As unlockdown continues and the ‘new normal’ resumes, head to the seaside, grab a cream tea, watch the waves… and breathe
Beach Lodges at Carbis Bay Hotel, St Ives, Cornwall
Best for… A-list vibes
These spacious, modern beach lodges are the best of both worlds. Right on the Carbis Bay beach (just as stunning as St Ives but far less busy), they feel utterly private and self-contained, with jawdropping beach views from every floor – yet they are steps from the grand dame Carbis Bay Hotel with all of its facilities – breakfast is taken in the expansive dining hall and the conservatory overlooking the coast is the ideal spot for a Cornish cream tea. The lodges themselves feel like well equipped home-from-homes. Inside ours, the open-plan dining room and living room was of epic proportions, with a cosy fireplace for curling up beside on cooler evenings. Bedrooms were similarly large with squishy beds and balconies –one had a rolltop bathtub right by the window with views of the sea. Thoughtful touches included the freshly baked bread and lemon drizzle cake from the hotel kitchen awaiting our arrival, plus a well-stocked welcome hamper with Cornish fudge, jams and local Camel Valley wine. On arrival, pour a glass of it, then settle in the hot tub in your private garden, overlooking the Carbis Bay sands and Godrevy Lighthouse, until sunset. There’s a whopping (and sociable) kitchen, with an island, for preparing meals, or the hotel can arrange a private chef who can cook up a barbecue on your balcony.
Stella loves: The view, the view, the view… through floor-to-ceiling windows overlooking the expanse of sand of Carbis Bay beach.
Out and about: Pack your buckets, spades and bodyboards – the beach, about 10 steps from the lodge, is all you need for entertainment. Walkers should make the gentle (but steep) coastal path stroll to St Ives – the path can be picked up just to the side of the hotel. There are plenty of dining options at the hotel, including the formal Sands Restaurant and more laid-back Beach Club Restaurant (try the steamed local mussels), or head further afield to St Ives for Cornish pasties on the beach – try Pengenna Pasties for the tastiest (and biggest) traditional Cornish pasty in town. Just beware of the seagulls.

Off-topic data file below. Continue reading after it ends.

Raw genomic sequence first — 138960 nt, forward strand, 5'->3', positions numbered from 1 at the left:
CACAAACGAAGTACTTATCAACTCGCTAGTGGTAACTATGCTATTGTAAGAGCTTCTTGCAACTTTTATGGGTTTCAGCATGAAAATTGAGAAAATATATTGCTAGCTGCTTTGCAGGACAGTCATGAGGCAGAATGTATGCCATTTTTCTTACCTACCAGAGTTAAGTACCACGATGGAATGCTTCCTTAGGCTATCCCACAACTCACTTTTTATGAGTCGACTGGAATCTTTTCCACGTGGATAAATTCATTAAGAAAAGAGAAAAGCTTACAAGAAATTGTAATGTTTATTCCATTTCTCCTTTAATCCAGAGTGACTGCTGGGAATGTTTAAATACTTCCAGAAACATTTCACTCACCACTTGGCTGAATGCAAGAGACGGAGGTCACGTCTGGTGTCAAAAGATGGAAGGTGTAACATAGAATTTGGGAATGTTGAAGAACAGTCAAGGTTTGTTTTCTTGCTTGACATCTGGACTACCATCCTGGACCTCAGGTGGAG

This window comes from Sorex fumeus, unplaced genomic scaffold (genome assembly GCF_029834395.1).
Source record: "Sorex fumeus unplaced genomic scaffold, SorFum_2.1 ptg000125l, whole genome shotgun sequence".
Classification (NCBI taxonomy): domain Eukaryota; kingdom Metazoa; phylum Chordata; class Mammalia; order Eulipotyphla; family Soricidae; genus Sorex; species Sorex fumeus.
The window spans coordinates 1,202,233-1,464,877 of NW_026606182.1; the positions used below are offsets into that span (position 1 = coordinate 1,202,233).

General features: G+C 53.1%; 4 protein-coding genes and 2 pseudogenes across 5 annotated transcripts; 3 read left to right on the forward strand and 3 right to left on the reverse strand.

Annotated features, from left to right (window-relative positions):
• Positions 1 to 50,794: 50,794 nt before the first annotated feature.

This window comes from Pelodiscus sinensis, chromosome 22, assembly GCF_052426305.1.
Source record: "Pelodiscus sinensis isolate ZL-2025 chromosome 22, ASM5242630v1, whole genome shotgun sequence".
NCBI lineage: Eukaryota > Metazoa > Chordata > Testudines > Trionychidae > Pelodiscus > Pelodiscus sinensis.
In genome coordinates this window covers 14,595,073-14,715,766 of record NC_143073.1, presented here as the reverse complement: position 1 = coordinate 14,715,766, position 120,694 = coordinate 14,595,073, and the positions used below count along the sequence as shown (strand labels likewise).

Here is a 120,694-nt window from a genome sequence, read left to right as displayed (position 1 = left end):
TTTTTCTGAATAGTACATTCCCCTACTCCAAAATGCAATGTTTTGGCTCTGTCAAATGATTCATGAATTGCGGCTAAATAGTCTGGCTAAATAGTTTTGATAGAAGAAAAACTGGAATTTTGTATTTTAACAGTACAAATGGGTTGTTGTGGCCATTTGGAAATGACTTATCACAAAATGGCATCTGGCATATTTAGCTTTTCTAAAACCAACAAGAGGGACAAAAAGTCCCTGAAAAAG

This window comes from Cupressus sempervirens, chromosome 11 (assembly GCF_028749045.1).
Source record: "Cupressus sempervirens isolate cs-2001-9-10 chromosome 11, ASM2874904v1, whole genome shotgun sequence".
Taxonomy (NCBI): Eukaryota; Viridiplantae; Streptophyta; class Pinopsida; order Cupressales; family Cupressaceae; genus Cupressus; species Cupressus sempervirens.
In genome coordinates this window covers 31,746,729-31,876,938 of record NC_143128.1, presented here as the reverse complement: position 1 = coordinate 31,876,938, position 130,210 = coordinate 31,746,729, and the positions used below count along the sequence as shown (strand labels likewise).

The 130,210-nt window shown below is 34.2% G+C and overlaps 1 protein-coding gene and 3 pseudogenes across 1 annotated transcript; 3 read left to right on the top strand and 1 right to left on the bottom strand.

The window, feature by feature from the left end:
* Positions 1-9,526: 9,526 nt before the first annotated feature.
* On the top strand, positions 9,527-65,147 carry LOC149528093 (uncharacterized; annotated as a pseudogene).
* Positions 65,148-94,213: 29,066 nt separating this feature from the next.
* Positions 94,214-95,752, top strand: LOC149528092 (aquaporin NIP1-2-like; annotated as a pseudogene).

Lodge from £1,200 a night, b&b (sleeps up to six); carbisbayhotel.co.uk/stay/beach-lodges
Read the full expert review: Beach Lodges at Carbis Bay Hotel
Padstow Townhouse, Padstow
Best for… Cornish cuisine
This 18th-century townhouse hotel, owned by chef Paul Ainsworth, is hidden on a narrow street in Padstow’s old town, among a jumble of pretty fisherman’s cottages. Inside, the décor in the six suites is quirky, with bedside tables made from vintage suitcases and minibars stocked with craft spirits. The bathrooms are particularly cosy, with heated floors and double showers. The highlight, though, is the hotel’s culinary offering – book a table at Michelin-starred Paul Ainsworth at No6 (a four-minute walk away). Don’t miss the scallops, followed by monkfish, all locally caught.
Stella loves: The hotel pantry, open 24 hours a day for guests, with a huge selection of gins, spirits and freshly made cakes.
Out and about: There’s plenty to explore in Padstow, known for its historic harbour – our highlight was pottering around The Drang Gallery (with originals by Sir Peter Blake and Damien Hirst), which has now reopened since lockdown. You can also head across the bay to Rock and follow the South West Coast Path along the beaches to Daymer Bay, where poet laureate Sir John Betjeman lived towards the end of his life, then walk up to St Enodoc Church, where his grave overlooks the bay.